(ORDO NEWS) — Some 30 massive, intricate computer networks serve scientists at the forefront of climate change research. Each network runs a program consisting of millions of lines of code.
These programs are computational models that integrate the myriad physical, chemical, and biological phenomena that together shape our planet’s climate.
Models calculate the state of the earth’s atmosphere, oceans, land and ice, capture past and present climate fluctuations, and use the data to predict future climate changes.
These results are analyzed by leading research institutions around the world, including the Weizmann Institute of Science, and then included in an evaluation report.
UN Intergovernmental Panel on Climate Change (IPCC). Policy makers rely on the IPCC report to develop adaptation and mitigation strategies for climate change, one of the greatest crises of our generation.
The new study, published today in the journal Nature Climate Change, is sure to get the IPCC – and other environmental authorities – to take notice.
A team of scientists led by Dr. Ray Hemke of the Weizmann Division of Earth and Planetary Sciences has discovered a significant increase in winter storms in the Southern Hemisphere.
The study, carried out in collaboration with Princeton University’s Dr. Yi Ming and MIT’s Dr. Yanni Yuval, is sure to spark a heated discussion about climate.
So far, climate models have predicted an anthropogenic increase in winter storms only towards the end of this century.
In the new study, Hemke and his team compared climate model simulations with current storm observations. Their discovery was grim: It has become clear that the intensification of storms in recent decades has already reached levels predicted for 2080.
“A winter storm is a weather event that lasts only a few days. Individually, each storm does not carry much climatic weight.
However, the long-term impact of winter storms becomes clear when assessing the cumulative data collected over long periods of time,” explains Hemke.
Together, these storms have a significant impact, affecting the transport of heat, moisture and momentum in the atmosphere, which, accordingly, affects various climatic zones of the Earth.
“One example of this is the role that storms play in temperature regulation at the Earth’s poles. Winter storms are responsible for most of the transport of heat from tropical regions to the poles.
Without their contribution, the average temperature at the poles would be about 30°C lower.” Likewise, the collective intensification of these storms poses a real and significant threat to society in the Southern Hemisphere in the coming decades.
“We decided to focus on the Southern Hemisphere because the intensification recorded there was stronger than in the Northern Hemisphere,” says Hemke.
“We haven’t studied the Northern Hemisphere, but it appears that the intensification of storms in this hemisphere is slower than in the Southern Hemisphere. If this trend continues,” adds Hemke, “we will see more significant intensification of winter storms here in the coming years and decades. “.
“Winter storms are responsible for most of the transport of heat from the tropical regions to the poles. Without their contribution, the average temperature at the poles would be about 30°C lower.”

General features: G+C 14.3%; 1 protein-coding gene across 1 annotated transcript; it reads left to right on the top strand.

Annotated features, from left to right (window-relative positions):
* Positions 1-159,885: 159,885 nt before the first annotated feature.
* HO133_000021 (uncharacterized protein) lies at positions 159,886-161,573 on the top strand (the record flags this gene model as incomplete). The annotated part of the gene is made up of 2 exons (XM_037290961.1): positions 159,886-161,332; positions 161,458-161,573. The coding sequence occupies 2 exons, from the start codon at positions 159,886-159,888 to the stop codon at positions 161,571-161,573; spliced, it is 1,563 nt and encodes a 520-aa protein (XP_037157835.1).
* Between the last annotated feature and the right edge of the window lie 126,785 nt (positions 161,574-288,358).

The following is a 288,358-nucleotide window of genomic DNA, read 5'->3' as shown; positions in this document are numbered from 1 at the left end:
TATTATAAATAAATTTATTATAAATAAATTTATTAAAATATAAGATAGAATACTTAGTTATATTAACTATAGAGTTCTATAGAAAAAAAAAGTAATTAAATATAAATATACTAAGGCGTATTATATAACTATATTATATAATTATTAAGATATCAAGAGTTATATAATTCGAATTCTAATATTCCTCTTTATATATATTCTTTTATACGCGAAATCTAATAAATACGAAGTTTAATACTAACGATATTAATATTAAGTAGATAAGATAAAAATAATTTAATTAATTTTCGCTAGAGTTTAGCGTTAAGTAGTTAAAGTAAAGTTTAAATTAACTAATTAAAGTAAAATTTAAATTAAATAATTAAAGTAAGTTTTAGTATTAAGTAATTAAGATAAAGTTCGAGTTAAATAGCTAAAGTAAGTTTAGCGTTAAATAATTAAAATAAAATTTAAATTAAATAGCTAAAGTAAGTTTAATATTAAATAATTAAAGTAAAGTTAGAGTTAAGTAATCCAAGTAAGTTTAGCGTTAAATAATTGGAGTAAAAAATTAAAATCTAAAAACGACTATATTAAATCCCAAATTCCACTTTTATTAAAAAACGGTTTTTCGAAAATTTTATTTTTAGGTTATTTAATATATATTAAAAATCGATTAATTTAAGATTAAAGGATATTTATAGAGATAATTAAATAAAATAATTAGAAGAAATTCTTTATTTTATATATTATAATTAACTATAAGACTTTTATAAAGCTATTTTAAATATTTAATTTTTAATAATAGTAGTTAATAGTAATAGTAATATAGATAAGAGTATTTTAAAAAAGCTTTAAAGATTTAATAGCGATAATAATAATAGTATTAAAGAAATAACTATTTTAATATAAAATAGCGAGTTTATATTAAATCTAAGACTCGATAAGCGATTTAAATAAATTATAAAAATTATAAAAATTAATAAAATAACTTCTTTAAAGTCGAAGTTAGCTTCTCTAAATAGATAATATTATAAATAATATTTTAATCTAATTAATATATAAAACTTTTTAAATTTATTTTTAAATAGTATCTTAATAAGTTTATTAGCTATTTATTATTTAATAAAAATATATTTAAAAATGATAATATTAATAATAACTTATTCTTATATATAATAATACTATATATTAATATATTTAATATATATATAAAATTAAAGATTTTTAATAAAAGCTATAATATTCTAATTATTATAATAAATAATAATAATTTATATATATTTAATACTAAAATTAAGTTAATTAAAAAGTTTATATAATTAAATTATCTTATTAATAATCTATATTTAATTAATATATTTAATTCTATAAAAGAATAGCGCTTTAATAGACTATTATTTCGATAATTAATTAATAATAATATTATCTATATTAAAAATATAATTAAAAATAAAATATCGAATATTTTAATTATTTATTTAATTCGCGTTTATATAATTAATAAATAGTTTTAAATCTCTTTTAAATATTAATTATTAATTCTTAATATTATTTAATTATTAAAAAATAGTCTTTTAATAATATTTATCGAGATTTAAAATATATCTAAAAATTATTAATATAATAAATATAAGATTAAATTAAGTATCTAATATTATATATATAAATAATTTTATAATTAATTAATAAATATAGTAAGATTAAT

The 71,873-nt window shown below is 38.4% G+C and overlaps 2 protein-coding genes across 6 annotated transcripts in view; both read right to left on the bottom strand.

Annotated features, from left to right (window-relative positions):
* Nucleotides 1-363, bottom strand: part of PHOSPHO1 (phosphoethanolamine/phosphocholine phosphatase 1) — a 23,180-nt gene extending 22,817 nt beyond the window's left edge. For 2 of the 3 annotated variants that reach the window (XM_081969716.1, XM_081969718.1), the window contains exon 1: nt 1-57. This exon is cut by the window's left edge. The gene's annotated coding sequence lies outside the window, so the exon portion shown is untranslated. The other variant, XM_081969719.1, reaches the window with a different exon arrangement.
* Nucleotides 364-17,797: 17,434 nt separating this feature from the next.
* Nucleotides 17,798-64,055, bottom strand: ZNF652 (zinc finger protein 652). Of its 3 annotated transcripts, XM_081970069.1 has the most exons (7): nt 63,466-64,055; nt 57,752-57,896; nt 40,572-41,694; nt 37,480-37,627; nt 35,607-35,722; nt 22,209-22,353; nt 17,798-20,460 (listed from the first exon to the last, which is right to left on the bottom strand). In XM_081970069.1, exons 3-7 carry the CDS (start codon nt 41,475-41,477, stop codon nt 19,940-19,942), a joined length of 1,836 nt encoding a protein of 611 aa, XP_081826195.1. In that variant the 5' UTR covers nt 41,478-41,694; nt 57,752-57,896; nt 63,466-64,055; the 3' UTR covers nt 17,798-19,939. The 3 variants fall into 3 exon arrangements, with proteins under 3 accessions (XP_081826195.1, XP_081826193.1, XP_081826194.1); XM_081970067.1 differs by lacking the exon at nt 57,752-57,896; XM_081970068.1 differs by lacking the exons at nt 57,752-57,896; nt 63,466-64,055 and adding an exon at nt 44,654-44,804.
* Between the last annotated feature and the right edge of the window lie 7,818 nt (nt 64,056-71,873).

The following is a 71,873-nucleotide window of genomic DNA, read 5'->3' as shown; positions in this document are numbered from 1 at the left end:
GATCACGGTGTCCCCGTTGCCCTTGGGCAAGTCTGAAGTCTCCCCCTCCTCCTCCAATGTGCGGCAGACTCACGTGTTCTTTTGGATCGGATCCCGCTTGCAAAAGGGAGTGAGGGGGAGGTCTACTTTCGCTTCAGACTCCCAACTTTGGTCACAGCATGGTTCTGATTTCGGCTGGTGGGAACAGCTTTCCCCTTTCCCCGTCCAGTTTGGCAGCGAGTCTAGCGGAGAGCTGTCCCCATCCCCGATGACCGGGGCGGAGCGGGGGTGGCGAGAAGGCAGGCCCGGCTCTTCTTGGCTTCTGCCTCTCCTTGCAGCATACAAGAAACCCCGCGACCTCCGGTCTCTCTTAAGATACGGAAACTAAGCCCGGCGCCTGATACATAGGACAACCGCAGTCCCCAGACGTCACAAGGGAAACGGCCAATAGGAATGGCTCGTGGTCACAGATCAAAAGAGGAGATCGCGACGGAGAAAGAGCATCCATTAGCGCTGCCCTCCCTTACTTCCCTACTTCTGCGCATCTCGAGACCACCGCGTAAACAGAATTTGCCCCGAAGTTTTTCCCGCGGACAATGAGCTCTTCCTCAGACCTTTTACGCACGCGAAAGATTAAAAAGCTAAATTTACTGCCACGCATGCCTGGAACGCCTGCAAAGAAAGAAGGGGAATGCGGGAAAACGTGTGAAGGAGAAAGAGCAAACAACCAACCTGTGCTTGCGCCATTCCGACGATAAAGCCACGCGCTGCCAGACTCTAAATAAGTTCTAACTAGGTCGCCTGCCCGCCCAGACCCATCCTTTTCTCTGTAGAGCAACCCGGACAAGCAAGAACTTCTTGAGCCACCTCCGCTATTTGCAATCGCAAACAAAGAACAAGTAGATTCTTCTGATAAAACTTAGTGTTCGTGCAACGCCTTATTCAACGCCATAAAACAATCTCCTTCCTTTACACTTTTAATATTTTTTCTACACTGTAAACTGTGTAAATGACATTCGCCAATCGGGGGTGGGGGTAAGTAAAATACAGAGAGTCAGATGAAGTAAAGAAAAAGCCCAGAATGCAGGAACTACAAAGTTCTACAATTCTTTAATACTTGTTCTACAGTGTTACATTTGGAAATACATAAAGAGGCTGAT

In his laboratory at the Weizmann Institute of Science, Hemke investigates the physical mechanisms behind large-scale climate change.
In this study, he and his scientific partners sought to understand whether these changes in climate patterns were caused by external factors (such as human activities) or whether they were the result of internal fluctuations in the global climate system.
They analyzed climate models that simulated patterns of storm intensification under the isolated influence of internal climate causes, without external influences. They showed that over the past 20 years, storms have intensified faster than can be explained by inland climate behavior alone.
In addition, researchers have discovered a physical process behind the intensification of storms. Analysis of storm growth rates has shown that changes in atmospheric jet streams over the past few decades have caused these flare-ups, and current climate models are unable to accurately reflect these changes.
Hemke, Ming, and Yuval’s study has two immediate and significant implications. First, it shows that not only are climate projections for the coming decades more severe than previous estimates, but it also suggests that human activity could have a greater impact on the Southern Hemisphere than previously thought.
This means that swift and decisive intervention is needed to stop climate damage in this region. Second, errors in climate models need to be corrected so that they can more accurately predict climate in the future.
Can climate models inaccurately predict other important phenomena? “The models are very good at predicting almost all parameters,” says Hemke.
“We found one parameter for which we need to adjust the sensitivity of the models. Changes in temperature, precipitation, sea ice and summer storms, for example, are all modeled accurately.”
The results of the study are expected to help climate researchers around the world correct model errors and create more accurate predictions of future climate models.
In addition, an updated understanding of the intensification of winter storms over the past few decades will help us better understand the state of the Earth’s climate.
Climatologists will now be able to more accurately assess the extent of the damage that climate change is expected to cause – damage that can only be mitigated if humanity intervenes and takes responsibility for the future of the planet.
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